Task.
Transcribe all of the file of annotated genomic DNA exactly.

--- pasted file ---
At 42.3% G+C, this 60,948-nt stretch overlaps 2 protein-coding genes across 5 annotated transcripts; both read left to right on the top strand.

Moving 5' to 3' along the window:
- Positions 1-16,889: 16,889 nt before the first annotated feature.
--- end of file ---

At 42.3% G+C, this 60,948-nt stretch overlaps 2 protein-coding genes across 5 annotated transcripts; both read left to right on the top strand.

Moving 5' to 3' along the window:
- Positions 1-16,889: 16,889 nt before the first annotated feature.